Ten Common Reasons for Roof Leaks

Written by duane craig
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Ten Common Reasons for Roof Leaks
Roof leaks hide but investigating common sources reveals the causes. (Roof image by Gonçalo Carreira from Fotolia.com)

Roof leaks are no fun and because of the way roofs are built, finding a leak can be a challenge. Fortunately, there are common places to look for exterior signs that water may be getting below the roof covering.

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Bad Chimney Flashing Seal

Chimney flashing uses a series of metal flashing sections (steps) resting on top of a base flashing, and tucked beneath the shingles. Each step in the flashing must be sealed against the chimney. Typically each one is bent at its top and inserted between the chimney bricks. The bricks are then re-grouted. If the step flashing is not well sealed, water gets behind it and makes its way into the roof framing.

Chimneys are notorious for leaks.
Chimneys are notorious for leaks. (chimney image by hazel proudlove from Fotolia.com)

Damaged or Missing Eave Flashings

This metal flashing is normally installed directly against the roof sheathing. The vapour barrier goes over it and then the shingles overhang it by a half inch. When it is missing or damaged, water will run backward on the underside of the shingles and make its way behind the fascia, or beneath the sheathing.

Damaged or Missing Rake Flashings

This metal flashing follows the pitch of the roof at the gables and is installed the same as the eave flashing. A particular problem area is where this flashing overlaps the eave flashing.

Faulty Valley Flashings

The flashing where two roofs meet (open valley) must be wide enough to prevent water from finding its way to the vapour barrier and ultimately to the roof sheathing. It's the lower parts of this flashing that is most subject to water intrusion. The shingles that overlap the flashing should be sealed to the flashing.

Gutters Not Draining

If the gutters are not pitched slightly, they will not drain, or will drain slowly. Plugged downspouts will cause the same problem. Water fills up the gutters and then runs behind them. Moisture then causes problems to the fascia and soffit.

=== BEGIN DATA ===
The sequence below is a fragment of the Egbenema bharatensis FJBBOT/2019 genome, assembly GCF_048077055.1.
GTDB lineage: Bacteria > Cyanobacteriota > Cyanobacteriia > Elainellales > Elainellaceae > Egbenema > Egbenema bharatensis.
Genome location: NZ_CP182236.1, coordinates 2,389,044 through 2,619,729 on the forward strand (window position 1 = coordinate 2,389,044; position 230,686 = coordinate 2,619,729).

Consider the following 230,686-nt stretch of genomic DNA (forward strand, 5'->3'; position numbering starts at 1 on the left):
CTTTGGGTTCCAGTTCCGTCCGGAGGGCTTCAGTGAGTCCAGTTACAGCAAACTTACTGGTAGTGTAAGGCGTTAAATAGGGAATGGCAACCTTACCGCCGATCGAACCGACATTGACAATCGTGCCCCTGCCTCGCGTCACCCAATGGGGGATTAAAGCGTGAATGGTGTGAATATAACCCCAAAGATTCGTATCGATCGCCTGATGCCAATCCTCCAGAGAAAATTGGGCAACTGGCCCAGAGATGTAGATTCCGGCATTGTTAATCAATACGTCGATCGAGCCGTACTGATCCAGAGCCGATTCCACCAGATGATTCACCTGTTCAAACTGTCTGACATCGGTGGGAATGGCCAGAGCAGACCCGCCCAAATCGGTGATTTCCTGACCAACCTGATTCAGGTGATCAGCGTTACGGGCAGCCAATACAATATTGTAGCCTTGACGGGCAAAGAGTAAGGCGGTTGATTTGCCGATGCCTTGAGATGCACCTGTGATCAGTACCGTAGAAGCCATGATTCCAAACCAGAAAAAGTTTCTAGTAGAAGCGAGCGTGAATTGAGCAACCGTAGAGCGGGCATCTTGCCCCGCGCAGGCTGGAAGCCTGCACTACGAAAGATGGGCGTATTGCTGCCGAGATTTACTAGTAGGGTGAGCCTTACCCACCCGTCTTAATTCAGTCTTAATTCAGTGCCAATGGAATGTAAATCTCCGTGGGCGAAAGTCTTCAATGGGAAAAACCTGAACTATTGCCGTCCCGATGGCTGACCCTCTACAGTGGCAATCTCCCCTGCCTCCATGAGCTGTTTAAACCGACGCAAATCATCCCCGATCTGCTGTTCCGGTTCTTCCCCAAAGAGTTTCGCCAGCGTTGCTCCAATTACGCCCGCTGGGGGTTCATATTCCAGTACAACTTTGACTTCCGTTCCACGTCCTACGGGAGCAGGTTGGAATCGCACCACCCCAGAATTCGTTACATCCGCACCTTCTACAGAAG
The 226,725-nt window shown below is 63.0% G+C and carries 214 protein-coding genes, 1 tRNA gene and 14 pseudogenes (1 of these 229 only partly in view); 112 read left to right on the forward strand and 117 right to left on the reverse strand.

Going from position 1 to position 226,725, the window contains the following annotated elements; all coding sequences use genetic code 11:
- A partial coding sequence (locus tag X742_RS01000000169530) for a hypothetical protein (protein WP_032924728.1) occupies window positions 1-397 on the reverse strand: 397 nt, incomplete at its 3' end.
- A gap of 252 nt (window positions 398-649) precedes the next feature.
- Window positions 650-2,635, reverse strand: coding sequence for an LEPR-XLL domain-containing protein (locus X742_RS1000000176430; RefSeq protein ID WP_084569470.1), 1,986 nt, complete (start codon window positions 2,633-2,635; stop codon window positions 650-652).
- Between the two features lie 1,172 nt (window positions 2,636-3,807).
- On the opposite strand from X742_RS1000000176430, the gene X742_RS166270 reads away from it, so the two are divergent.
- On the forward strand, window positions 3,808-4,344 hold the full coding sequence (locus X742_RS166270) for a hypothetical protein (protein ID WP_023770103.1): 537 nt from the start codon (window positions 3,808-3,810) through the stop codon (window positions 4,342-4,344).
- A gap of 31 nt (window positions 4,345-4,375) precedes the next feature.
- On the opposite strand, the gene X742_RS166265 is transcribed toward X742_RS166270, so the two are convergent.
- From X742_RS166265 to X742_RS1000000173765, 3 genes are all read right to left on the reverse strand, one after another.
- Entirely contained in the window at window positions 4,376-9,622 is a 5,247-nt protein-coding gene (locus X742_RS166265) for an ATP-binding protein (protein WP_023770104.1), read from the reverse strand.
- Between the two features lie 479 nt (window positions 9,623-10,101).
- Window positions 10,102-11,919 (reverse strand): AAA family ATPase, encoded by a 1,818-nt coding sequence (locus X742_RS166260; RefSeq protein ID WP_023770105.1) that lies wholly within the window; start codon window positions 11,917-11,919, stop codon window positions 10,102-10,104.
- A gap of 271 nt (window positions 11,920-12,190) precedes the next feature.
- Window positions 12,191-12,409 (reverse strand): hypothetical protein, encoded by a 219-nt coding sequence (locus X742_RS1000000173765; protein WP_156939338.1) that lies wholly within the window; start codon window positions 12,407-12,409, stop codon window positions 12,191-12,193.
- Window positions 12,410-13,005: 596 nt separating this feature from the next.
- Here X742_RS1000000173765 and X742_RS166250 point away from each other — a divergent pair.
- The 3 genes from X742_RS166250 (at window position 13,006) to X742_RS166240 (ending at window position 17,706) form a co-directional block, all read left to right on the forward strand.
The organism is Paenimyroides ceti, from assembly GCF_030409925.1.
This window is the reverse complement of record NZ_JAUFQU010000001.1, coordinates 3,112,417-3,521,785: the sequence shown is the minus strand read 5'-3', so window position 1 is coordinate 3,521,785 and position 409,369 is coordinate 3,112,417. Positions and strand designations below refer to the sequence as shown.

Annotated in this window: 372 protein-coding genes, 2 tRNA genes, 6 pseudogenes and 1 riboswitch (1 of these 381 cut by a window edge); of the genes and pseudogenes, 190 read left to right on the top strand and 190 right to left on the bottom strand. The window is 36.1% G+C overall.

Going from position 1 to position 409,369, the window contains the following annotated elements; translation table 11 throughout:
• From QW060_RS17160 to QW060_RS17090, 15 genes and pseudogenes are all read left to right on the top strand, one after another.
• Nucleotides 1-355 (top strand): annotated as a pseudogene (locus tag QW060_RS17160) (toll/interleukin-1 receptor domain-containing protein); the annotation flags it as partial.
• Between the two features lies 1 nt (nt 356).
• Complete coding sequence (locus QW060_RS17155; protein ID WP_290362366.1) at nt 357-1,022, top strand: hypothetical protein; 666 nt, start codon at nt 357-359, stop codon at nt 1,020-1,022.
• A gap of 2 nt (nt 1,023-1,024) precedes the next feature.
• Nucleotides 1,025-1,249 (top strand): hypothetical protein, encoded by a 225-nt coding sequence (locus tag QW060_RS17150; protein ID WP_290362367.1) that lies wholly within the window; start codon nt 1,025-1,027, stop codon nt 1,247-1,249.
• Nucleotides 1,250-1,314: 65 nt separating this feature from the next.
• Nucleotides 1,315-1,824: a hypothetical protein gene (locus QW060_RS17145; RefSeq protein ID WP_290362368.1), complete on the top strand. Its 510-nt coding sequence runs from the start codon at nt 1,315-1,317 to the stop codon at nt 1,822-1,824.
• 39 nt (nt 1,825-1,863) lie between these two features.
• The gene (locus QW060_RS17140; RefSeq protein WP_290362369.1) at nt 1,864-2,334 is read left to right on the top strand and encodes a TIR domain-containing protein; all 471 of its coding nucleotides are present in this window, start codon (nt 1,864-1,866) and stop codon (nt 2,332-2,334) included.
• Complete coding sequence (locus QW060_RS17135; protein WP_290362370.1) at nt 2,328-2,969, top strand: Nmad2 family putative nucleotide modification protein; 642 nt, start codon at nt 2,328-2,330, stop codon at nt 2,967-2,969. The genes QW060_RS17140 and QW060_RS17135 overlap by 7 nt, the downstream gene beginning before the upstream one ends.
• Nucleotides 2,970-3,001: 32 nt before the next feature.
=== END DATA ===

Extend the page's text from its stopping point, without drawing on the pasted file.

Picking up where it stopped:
Improperly Sealed Step Flashing

Besides its use on chimneys, this flashing is also used where a pitched roof meets a sidewall like those on a dormer. The flashing must extend upward and beneath the siding in these locations.

Exposed Fasteners

Along the ridge and at other places where shingles overlap, there will undoubtedly be some fastener heads that are not covered. These need to be sealed with roofing cement.

Unsealed Pipe Flashing

A common place for leaks is wherever a vent pipe or flue pipe extends through the roof. The flashing, or roof jack, should be beneath the shingles that are above and at the sides of the pipe and on top of them below the pipe.

Unsealed Skylights

Skylights come in a wide variety of styles, and manufacturers of skylights specify the way the skylight should be sealed to prevent roof leaks. On old installations, the seals may have deteriorated. On newer installations there may have been mistakes made in the sealing process.

Ice Dams

In cold climates, the temperature differential at roof overhangs causes ice to form all along the edge of the roof. The warmer temperatures further up on the surface of the roof cause a constant process of freezing and thawing to repeat. The ice build-up holds water back which eventually finds its way below the roofing where it infiltrates the building's framing.

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